During the summer of 2018, a remotely operated vehicle (ROV) was sent to the deep sea in the Pacific Ocean. While exploring the western edge of an abyss between Hawaii and Mexico, around 5,000m below the surface, the team of researchers was able to recover 55 specimens of 48 different species with the ROV and bring them to the surface, giving the scientists a better understanding of their DNA and characteristics.
Nine of these species were known to science, while 39 others may be new species that are still unknown to science. “These undescribed organisms represent a fraction of the undiscovered species found in the deep ocean, which scientists are working to understand before deep sea mining begins,” writes the NHM.
Dr Guadalupe Bribiesca-Contreras, the new study’s lead author, commented: “This research is important not only due to the number of potentially new species discovered, but because these megafauna specimens have previously only been studied from seabed images. Without the specimens and the DNA data they hold, we cannot properly identify the animals and understand how many different species there are.”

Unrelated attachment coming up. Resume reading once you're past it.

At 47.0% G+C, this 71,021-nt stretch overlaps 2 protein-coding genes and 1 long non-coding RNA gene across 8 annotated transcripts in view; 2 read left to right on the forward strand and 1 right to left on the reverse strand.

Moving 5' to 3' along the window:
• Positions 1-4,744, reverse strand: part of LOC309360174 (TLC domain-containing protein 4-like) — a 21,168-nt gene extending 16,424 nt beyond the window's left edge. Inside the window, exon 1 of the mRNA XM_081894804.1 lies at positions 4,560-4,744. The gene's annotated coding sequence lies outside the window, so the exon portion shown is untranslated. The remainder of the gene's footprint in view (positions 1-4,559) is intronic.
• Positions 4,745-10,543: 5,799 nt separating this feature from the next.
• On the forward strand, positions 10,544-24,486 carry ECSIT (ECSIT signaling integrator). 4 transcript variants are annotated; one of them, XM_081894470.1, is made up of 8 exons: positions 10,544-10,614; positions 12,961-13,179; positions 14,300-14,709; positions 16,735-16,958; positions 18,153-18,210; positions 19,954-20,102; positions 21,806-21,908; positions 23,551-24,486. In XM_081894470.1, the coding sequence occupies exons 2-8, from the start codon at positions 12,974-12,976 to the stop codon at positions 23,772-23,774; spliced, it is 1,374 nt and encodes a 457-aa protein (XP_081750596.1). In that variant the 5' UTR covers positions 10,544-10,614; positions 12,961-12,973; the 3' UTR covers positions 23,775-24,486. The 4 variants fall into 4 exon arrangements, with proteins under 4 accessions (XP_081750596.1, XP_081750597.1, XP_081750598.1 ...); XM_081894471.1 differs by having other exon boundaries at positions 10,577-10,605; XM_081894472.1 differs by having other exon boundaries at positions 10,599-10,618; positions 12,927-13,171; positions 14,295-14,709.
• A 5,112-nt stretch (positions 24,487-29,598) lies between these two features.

“We have never really had much information on the larger animals we call megafauna, as so few samples have been collected. This study is the first to suggest that diversity may be very high in these groups as well,” she added.
Collecting further data on the species living in the deep sea is vital to better form a picture about the effects that deep sea mining might have on the ecosystem as the deep sea mining sector expands worldwide.
“Whilst deep sea mining is a very valid environmental concern, we are in a very positive situation where we have been able to conduct a lot of fundamental research while the industry is held back from full-scale exploitation,” merit researcher Dr Adrian Glover, who leads the Museum’s Seep Sea Research Group, says. “This is very different to what has happened in the past with other ocean resources, such as fisheries. A big societal decision with regard deep sea mining is on the horizon and our role is to provide as much data as we can to inform that decision as best we can.”
The findings of the expedition were published in the journal Zookeys here.
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Photography courtesy of DeepCCZ expedition, Gordon & Betty Moore Foundation & NOAA, and Unsplash.